If you want to be simply blown away by a seemingly endless procession of elephants, Linkwasha in the dry season is for you.
Literally thousands of the world’s largest land mammal are in constant movement to and from the waterholes of Zimbabwe’s Hwange national park as the last rains become a distant memory and water resources become limited. Evenings see them move into the real forests to feed in comfort, but as the sun rises and temperatures rise, it’s back to the water they go
Drinking, wallowing, mud-bathing… you name it; it’s all on display here. And just when you think there couldn’t possible be more elephants around, yet more herds emerge from the bush to join their counterparts.
Hwange is a land of waterholes. With no permanent water sources available apart from the odd natural spring (although these one or two are widely separated), something had to be done to keep animals in the National Park, so a system of pumped waterholes was established by the national parks authority, which are maintained to this day.
The permanent water that they provide help anchor the large herds within the park’s boundaries and help mitigate against the inevitable human-wildlife conflict that would occur should elephants in particular start moving further afield to find a drink.
This interconnected system of waterholes ensures that the game-viewing in Hwange National Park is exceptional, particularly in the dry season.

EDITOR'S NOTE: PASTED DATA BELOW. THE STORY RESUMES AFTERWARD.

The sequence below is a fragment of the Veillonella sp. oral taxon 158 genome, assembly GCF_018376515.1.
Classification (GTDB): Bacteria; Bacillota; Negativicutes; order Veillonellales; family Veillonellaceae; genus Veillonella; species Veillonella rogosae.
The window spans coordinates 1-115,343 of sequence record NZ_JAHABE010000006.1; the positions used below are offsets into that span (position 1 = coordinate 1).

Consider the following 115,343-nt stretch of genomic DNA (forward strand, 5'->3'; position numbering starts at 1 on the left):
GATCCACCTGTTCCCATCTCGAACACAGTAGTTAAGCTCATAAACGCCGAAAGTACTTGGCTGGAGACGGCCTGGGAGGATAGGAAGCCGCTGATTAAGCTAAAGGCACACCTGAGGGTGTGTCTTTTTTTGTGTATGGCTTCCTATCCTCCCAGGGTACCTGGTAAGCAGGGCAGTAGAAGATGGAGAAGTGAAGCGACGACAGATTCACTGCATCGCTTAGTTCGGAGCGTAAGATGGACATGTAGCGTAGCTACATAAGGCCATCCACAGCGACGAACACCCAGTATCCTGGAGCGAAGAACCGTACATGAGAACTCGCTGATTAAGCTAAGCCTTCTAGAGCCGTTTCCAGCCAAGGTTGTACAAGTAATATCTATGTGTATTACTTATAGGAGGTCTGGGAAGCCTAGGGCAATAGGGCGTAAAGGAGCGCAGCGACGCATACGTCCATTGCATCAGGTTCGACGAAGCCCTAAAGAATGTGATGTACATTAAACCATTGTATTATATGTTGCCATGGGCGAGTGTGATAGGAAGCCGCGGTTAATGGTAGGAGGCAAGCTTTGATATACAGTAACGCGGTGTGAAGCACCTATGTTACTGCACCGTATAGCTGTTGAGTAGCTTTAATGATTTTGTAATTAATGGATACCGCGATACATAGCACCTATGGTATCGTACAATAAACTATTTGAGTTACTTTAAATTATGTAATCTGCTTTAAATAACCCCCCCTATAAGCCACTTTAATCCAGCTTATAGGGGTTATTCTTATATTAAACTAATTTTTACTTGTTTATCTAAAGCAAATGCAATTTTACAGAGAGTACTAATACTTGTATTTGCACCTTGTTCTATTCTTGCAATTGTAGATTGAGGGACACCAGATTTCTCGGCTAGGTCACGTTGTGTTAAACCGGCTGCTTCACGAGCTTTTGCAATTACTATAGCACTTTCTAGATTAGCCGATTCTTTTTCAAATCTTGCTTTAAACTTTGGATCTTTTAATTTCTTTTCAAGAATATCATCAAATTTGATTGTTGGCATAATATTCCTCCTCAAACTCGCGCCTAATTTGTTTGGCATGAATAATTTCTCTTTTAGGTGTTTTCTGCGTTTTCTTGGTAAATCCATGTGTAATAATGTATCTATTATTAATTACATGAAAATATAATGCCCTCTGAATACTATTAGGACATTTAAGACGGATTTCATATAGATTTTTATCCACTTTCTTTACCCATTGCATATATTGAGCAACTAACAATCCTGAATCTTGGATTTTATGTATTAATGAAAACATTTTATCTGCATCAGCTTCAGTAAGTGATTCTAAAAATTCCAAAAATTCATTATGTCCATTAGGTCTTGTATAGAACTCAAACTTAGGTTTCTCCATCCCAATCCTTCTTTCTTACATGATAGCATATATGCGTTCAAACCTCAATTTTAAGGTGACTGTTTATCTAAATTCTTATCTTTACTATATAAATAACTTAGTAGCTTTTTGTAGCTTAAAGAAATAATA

In the park’s south east is the exclusive Wilderness Concession, upon which four camps sit; Linkwasha, Davison’s Makololo Plains and Little Makololo.
All are amazing, all come with an attending waterhole out front and all are almost certain to provide an incredible experience.
Linkwasha, the most south-eastern of the camps, is the high-end offering. Offering slightly larger rooms and some amenities that aren’t found elsewhere, Linkwasha also lies closer to Ngamo Plains, the easternmost section of the park that offers unbeatable photographic opportunities, particularly for the big cats. The resident Ngamo pride is a mainstay of predator viewing down here, and cheetahs put in a regular appearance. And of course the waterholes attract the elephants!
The camp itself features nine deluxe tents, all widely spaced and facing outwards onto an open plain to maximise the wildlife viewing. Aiconditioning units keep the interiors nice and cool during the heat of the day, but during cooler times of the year one can lounge on your couch or deck with the screen doors open, enjoying the traipsing of the local fauna to and from the camp’s waterhole.
Just as one returns from morning game drive is when the first elephants are starting to move towards the water. The underground viewing hide at the water’s edge provides an amazing spot for close-up, low-angle photographs of everything from elephants to baboons to martial eagles that come to quench their thirst. Equipped with beanbags, comfy stools and it’s own refrigerator, it’s a wonderful option to consider instead of a game drive for an afternoon – you are almost sure to get visitors, and unique shots you wouldn’t have been able to get otherwise.
Hwange is not just about the dry season however. Well-drained Kalahari sands mean the area is navigable during the wetter summer. Migrant birds are everywhere, the bush is teeming with new life, and the verdant greens brought on by the rains indicate a world in full bloom!
All areas of the exclusive Wilderness concession are accessible from all the Wilderness camps, as well as parts of the park beyond the concession itself, so you won’t lack for options of places to explore.
Hwange is one of Zimbabwe’s flagship national parks, and it is a reputation richly deserved.
Be sure to get in touch through email@example.com to find out more about the camp options in this unique and flourishing ecosystem…